At the start of this year, I began my research on the Shropshire Adult Education College after months waiting excitedly to start, combining my time between finishing off in my job of 6 years and contemplating a brand new life as a researcher. In preparation, I had been reading about the College, a short-term residential college with a rich abundance of diverse, ground-breaking and challenging courses, and its charismatic Warden for 23 years, Sir George Trevelyan.
In the cold of a January day I arrived at Attingham for the first time in my new role and fell immediately under the spell of the Hall as I entered the impressive gateway and followed the graceful sweep of the entrance road to the building itself, austere and elegant, in the distance. I imagined the sensation of being a student here, in the early days following the war, the ferment of courses, conversation and debate aimed at people from all walks of life and with all manner of interests. What was it like to learn in such a setting?
Starting in on the College archives – a series of boxes full of newspaper articles, photographs, college records and reports – an impression of Trevelyan the man begins to form.
Trevelyan shaped, crafted and imprinted his vision onto the college, with the support (most of the time! ) of a Board of Governors made up of Shropshire County Council, the University of Birmingham, the Walker Trust and Lady Berwick herself. He was one of 132 applicants for the post of Warden and was nervous and tongue-tied, by his own account, but his love of public education and his own unusual provenance as a former lecturer at Gordonstoun – the Scottish public school, an Army tutor and a craftsman and furniture maker apparently set him apart. Initially, there were places for only 30 students and the net was cast wide to attract local people from, amongst others, technical colleges and institutes, youth clubs, women’s organisations and interest groups, such as the local Archaeological and drama clubs. Courses spanned History, Sociology and Psychology – such as England in 1790, the Age of Attingham; the Human Situation and Problems of the Adolescent in Modern Society – as well as Music, the Arts and Drama and practical ‘country living’ courses such as bee keeping.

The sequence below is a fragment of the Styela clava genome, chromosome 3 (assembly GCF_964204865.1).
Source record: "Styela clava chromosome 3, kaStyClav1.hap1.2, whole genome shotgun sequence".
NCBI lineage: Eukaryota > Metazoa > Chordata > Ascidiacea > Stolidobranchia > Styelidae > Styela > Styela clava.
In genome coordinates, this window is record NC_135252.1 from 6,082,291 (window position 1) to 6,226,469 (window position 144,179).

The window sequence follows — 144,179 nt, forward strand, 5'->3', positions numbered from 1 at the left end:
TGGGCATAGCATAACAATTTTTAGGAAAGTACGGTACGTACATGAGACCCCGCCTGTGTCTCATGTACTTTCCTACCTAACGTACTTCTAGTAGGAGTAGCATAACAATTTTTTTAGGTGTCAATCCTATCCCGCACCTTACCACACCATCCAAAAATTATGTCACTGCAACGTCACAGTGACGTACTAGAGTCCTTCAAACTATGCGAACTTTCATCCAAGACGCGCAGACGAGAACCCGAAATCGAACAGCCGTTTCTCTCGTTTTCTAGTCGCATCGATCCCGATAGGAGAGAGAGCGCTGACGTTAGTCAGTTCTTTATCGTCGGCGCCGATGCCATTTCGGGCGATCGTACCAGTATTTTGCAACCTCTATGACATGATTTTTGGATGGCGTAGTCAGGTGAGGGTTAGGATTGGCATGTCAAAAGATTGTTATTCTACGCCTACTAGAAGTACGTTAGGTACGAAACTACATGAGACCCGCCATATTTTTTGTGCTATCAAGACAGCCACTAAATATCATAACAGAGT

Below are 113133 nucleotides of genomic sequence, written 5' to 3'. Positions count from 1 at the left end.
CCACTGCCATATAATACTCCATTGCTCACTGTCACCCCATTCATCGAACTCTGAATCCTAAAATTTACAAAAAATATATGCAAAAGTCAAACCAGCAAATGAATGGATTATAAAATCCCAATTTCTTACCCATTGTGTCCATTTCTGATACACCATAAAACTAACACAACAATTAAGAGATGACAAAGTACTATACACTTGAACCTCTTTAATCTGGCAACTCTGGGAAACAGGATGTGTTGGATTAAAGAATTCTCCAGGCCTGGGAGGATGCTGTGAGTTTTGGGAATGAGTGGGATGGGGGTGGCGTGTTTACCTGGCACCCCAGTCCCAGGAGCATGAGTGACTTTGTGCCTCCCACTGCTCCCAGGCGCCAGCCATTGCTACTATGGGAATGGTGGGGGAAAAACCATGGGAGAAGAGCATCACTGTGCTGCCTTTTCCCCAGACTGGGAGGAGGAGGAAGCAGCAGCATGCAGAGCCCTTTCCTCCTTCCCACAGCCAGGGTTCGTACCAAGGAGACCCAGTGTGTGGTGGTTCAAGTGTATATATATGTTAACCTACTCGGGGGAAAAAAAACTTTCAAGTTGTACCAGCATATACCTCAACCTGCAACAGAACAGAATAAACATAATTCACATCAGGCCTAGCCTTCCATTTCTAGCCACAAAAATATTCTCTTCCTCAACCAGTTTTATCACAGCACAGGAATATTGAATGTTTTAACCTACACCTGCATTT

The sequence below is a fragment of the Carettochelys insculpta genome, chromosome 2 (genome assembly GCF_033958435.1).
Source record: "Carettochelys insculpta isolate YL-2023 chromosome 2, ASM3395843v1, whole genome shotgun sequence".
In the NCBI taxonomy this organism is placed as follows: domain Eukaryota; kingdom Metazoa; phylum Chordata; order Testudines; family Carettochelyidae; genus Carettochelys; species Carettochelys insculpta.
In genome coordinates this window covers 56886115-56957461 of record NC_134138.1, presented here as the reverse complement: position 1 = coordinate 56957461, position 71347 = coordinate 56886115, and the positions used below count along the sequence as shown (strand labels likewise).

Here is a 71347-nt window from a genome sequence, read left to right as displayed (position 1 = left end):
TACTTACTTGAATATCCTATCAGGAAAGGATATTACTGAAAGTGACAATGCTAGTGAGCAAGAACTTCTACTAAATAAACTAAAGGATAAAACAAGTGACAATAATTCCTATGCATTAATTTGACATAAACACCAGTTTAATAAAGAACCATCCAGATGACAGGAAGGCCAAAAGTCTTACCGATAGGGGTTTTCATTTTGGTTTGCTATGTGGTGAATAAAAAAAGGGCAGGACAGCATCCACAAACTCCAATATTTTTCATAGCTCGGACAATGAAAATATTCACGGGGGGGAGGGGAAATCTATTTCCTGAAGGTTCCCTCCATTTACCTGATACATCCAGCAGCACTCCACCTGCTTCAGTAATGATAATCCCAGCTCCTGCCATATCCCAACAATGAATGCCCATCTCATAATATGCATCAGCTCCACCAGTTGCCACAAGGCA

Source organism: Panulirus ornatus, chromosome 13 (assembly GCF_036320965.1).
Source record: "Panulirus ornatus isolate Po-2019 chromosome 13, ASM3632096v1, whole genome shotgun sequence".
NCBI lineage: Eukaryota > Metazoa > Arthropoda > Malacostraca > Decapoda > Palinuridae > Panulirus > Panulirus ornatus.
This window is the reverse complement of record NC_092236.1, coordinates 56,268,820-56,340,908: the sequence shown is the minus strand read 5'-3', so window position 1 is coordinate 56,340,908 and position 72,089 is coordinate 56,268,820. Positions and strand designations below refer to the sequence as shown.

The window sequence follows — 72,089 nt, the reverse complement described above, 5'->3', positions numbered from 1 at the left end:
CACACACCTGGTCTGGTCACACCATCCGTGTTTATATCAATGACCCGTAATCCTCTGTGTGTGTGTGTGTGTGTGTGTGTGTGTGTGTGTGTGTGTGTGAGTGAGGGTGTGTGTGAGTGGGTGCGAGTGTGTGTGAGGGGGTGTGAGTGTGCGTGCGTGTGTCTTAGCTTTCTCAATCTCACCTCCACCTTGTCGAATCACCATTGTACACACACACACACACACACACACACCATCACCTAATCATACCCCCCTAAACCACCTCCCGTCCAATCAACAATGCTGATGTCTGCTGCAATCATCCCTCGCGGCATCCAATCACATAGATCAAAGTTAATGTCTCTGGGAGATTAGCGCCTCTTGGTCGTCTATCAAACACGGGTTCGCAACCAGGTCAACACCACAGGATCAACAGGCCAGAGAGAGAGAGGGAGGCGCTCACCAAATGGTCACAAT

The palpable energy and commitment to the college, the drive to keep costs as low as possible, the all-embracing ethos that ‘no-one need be deterred by the feeling that he or she is not a scholar’ (Trevelyan) create a sense in me of a pioneering and important educational project. And my next step is to focus on the real stories and experiences of people who were students at the college.
So, can you or anyone you know help me with stories, artefacts, memories of the College? If so, please contact me on email@example.com
You will help make the College come to life!